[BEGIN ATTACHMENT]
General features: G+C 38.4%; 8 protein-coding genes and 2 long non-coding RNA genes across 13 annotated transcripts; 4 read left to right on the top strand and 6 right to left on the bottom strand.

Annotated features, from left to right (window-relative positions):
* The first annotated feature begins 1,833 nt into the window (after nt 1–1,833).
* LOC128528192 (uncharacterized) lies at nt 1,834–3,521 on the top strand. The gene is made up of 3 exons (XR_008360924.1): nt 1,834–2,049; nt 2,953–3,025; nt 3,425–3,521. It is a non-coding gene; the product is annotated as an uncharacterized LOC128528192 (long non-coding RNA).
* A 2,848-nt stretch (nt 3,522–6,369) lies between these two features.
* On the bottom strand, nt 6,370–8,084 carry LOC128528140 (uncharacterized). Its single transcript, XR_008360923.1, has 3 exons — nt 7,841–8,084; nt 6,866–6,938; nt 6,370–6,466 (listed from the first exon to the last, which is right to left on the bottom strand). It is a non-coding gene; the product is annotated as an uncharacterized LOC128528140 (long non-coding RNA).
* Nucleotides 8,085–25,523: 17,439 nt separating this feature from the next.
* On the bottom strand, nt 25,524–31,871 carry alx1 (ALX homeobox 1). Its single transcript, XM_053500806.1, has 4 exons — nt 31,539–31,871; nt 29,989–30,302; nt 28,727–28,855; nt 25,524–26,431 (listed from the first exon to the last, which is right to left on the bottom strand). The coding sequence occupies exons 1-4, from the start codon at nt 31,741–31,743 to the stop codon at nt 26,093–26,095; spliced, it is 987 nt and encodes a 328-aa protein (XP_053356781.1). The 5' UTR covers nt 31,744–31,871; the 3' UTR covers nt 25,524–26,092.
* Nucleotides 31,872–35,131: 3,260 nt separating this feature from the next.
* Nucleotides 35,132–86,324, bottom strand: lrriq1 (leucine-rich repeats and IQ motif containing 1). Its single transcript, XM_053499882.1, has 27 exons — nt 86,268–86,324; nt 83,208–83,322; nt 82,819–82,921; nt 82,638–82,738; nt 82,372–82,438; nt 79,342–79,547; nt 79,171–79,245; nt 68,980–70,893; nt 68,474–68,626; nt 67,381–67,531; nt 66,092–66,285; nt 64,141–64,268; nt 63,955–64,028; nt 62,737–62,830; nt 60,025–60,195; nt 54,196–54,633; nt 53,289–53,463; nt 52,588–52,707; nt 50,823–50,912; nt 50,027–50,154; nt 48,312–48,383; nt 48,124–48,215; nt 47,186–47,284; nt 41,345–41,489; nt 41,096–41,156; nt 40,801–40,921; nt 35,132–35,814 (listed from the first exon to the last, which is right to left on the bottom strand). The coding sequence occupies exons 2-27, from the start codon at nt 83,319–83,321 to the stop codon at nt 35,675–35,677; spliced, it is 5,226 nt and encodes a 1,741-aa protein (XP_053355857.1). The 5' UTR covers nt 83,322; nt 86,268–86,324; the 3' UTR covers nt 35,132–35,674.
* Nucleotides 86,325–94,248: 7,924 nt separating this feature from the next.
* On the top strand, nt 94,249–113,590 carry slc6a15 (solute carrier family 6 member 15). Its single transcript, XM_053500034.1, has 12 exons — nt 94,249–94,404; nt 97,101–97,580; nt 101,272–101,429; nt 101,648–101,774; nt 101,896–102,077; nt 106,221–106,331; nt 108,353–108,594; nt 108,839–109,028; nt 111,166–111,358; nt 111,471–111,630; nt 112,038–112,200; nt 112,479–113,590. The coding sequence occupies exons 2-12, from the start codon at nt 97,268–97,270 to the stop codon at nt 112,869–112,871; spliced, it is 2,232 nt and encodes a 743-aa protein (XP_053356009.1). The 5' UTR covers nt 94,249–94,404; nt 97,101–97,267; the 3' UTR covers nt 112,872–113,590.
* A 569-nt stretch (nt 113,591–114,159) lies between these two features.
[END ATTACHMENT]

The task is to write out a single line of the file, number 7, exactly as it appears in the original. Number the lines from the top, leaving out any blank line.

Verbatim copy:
* Nucleotides 8,085–25,523: 17,439 nt separating this feature from the next.